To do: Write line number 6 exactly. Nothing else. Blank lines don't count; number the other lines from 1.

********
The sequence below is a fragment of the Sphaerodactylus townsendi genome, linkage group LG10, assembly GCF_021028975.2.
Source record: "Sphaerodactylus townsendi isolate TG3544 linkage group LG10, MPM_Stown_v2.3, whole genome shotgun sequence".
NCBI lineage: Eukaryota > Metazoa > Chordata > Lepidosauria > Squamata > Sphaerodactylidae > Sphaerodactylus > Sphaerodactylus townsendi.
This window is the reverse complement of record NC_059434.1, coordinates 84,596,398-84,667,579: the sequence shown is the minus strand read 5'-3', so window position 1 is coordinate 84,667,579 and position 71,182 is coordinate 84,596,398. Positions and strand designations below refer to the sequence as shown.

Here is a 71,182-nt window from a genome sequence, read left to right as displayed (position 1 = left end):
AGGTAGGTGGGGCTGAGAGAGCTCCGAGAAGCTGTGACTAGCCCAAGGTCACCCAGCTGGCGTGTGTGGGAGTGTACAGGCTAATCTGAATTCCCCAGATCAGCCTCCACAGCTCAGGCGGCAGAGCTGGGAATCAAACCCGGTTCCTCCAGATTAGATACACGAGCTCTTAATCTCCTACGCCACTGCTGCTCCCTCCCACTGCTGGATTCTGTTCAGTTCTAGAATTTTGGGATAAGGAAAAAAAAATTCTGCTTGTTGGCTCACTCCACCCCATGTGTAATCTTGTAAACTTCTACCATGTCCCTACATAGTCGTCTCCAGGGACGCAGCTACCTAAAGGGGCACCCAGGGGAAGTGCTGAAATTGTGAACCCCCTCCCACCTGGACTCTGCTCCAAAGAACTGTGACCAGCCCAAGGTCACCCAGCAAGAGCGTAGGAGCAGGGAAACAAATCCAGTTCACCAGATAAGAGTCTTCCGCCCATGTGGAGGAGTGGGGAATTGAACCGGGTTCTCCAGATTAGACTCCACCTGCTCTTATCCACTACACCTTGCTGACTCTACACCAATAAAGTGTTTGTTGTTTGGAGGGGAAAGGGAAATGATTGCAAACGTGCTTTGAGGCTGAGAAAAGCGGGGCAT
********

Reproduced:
AGGTAGGTGGGGCTGAGAGAGCTCCGAGAAGCTGTGACTAGCCCAAGGTCACCCAGCTGGCGTGTGTGGGAGTGTACAGGCTAATCTGAATTCCCCAGATCAGCCTCCACAGCTCAGGCGGCAGAGCTGGGAATCAAACCCGGTTCCTCCAGATTAGATACACGAGCTCTTAATCTCCTACGCCACTGCTGCTCCCTCCCACTGCTGGATTCTGTTCAGTTCTAGAATTTTGGGATAAGGAAAAAAAAATTCTGCTTGTTGGCTCACTCCACCCCATGTGTAATCTTGTAAACTTCTACCATGTCCCTACATAGTCGTCTCCAGGGACGCAGCTACCTAAAGGGGCACCCAGGGGAAGTGCTGAAATTGTGAACCCCCTCCCACCTGGACTCTGCTCCAAAGAACTGTGACCAGCCCAAGGTCACCCAGCAAGAGCGTAGGAGCAGGGAAACAAATCCAGTTCACCAGATAAGAGTCTTCCGCCCATGTGGAGGAGTGGGGAATTGAACCGGGTTCTCCAGATTAGACTCCACCTGCTCTTATCCACTACACCTTGCTGACTCTACACCAATAAAGTGTTTGTTGTTTGGAGGGGAAAGGGAAATGATTGCAAACGTGCTTTGAGGCTGAGAAAAGCGGGGCAT